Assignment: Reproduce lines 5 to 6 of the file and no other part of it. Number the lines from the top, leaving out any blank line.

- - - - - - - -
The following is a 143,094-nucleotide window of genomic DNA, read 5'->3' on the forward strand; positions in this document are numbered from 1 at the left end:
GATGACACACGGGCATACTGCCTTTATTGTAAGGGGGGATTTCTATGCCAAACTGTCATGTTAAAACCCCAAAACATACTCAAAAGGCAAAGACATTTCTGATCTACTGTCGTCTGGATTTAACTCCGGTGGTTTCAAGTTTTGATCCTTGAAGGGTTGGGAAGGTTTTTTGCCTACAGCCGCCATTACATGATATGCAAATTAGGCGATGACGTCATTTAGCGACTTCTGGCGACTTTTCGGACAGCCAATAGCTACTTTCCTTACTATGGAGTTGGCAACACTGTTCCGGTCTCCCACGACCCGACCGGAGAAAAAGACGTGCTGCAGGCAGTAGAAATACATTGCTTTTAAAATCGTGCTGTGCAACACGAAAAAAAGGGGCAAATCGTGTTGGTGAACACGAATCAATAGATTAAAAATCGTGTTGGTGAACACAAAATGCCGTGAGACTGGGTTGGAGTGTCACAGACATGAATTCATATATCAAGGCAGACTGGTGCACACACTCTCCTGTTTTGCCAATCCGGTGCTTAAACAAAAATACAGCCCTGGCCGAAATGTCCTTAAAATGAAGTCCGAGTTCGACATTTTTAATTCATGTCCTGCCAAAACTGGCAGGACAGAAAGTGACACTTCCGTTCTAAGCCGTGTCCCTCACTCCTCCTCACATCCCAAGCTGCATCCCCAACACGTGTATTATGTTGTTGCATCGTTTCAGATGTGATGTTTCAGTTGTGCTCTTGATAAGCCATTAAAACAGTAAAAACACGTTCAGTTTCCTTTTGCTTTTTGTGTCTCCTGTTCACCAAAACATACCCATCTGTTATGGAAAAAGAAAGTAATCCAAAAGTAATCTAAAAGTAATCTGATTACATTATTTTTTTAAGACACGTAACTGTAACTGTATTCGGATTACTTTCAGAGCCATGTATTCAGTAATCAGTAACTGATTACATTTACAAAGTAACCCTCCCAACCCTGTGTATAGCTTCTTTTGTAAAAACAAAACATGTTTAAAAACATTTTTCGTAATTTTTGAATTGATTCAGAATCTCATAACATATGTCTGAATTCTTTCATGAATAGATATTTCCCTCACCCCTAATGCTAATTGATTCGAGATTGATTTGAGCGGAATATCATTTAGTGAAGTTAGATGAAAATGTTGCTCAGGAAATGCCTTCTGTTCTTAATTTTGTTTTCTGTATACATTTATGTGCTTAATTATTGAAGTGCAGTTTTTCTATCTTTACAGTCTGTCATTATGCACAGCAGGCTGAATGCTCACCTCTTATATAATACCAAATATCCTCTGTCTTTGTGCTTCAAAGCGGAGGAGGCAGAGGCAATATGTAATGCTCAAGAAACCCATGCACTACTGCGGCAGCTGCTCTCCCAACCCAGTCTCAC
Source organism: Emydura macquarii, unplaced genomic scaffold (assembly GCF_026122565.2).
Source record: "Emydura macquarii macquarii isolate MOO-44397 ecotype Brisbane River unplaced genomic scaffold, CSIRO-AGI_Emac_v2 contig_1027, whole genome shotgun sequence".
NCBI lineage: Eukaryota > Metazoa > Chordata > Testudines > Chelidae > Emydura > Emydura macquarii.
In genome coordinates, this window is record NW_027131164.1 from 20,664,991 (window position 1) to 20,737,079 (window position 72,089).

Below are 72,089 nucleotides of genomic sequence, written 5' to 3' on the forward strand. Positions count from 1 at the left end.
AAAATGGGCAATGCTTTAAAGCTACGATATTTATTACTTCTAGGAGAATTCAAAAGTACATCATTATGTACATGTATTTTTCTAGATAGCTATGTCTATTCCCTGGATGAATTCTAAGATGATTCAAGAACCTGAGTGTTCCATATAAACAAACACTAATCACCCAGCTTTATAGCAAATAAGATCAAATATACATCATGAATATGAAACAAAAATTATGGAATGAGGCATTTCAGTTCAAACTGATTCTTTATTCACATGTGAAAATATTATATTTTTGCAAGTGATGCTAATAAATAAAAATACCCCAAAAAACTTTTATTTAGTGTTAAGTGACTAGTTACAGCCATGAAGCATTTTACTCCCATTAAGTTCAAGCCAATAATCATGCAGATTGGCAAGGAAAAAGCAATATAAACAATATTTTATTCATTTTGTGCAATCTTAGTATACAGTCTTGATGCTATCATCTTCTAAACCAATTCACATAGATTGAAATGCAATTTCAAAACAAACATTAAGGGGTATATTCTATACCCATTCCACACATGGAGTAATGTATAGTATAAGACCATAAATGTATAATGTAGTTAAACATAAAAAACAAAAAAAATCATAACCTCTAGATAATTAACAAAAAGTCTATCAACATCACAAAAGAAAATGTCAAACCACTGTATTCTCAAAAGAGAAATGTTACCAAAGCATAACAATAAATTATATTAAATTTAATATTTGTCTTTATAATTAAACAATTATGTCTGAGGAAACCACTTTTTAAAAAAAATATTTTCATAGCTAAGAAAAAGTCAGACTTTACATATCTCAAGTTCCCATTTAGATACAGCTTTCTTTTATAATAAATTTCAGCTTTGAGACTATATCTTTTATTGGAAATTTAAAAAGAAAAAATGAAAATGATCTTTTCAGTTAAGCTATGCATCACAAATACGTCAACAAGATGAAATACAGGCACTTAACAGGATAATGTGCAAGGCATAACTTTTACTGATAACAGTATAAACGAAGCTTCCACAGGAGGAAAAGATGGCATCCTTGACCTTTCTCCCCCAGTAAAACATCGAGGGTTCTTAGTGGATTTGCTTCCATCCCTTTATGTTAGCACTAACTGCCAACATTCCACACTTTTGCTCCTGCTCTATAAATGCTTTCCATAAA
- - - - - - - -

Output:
NCBI lineage: Eukaryota > Metazoa > Chordata > Testudines > Chelidae > Emydura > Emydura macquarii.
In genome coordinates, this window is record NW_027131164.1 from 20,664,991 (window position 1) to 20,737,079 (window position 72,089).